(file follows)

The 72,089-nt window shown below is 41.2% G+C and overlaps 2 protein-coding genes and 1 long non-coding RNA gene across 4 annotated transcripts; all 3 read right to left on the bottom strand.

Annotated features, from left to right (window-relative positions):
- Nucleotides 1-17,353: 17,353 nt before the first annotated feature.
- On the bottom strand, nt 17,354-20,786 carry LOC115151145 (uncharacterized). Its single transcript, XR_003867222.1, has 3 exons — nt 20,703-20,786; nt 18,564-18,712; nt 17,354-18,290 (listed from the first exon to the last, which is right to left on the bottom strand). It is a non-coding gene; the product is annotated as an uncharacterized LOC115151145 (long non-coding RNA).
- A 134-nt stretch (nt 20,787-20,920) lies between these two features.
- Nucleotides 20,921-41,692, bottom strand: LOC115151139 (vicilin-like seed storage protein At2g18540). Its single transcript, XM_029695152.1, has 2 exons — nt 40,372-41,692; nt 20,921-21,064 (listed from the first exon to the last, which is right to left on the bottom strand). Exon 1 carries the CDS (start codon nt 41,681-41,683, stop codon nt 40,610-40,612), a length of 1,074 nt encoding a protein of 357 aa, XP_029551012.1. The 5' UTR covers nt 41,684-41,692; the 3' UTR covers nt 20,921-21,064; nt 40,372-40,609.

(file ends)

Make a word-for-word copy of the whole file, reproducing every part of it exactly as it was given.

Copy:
The 72,089-nt window shown below is 41.2% G+C and overlaps 2 protein-coding genes and 1 long non-coding RNA gene across 4 annotated transcripts; all 3 read right to left on the bottom strand.

Annotated features, from left to right (window-relative positions):
- Nucleotides 1-17,353: 17,353 nt before the first annotated feature.
- On the bottom strand, nt 17,354-20,786 carry LOC115151145 (uncharacterized). Its single transcript, XR_003867222.1, has 3 exons — nt 20,703-20,786; nt 18,564-18,712; nt 17,354-18,290 (listed from the first exon to the last, which is right to left on the bottom strand). It is a non-coding gene; the product is annotated as an uncharacterized LOC115151145 (long non-coding RNA).
- A 134-nt stretch (nt 20,787-20,920) lies between these two features.
- Nucleotides 20,921-41,692, bottom strand: LOC115151139 (vicilin-like seed storage protein At2g18540). Its single transcript, XM_029695152.1, has 2 exons — nt 40,372-41,692; nt 20,921-21,064 (listed from the first exon to the last, which is right to left on the bottom strand). Exon 1 carries the CDS (start codon nt 41,681-41,683, stop codon nt 40,610-40,612), a length of 1,074 nt encoding a protein of 357 aa, XP_029551012.1. The 5' UTR covers nt 41,684-41,692; the 3' UTR covers nt 20,921-21,064; nt 40,372-40,609.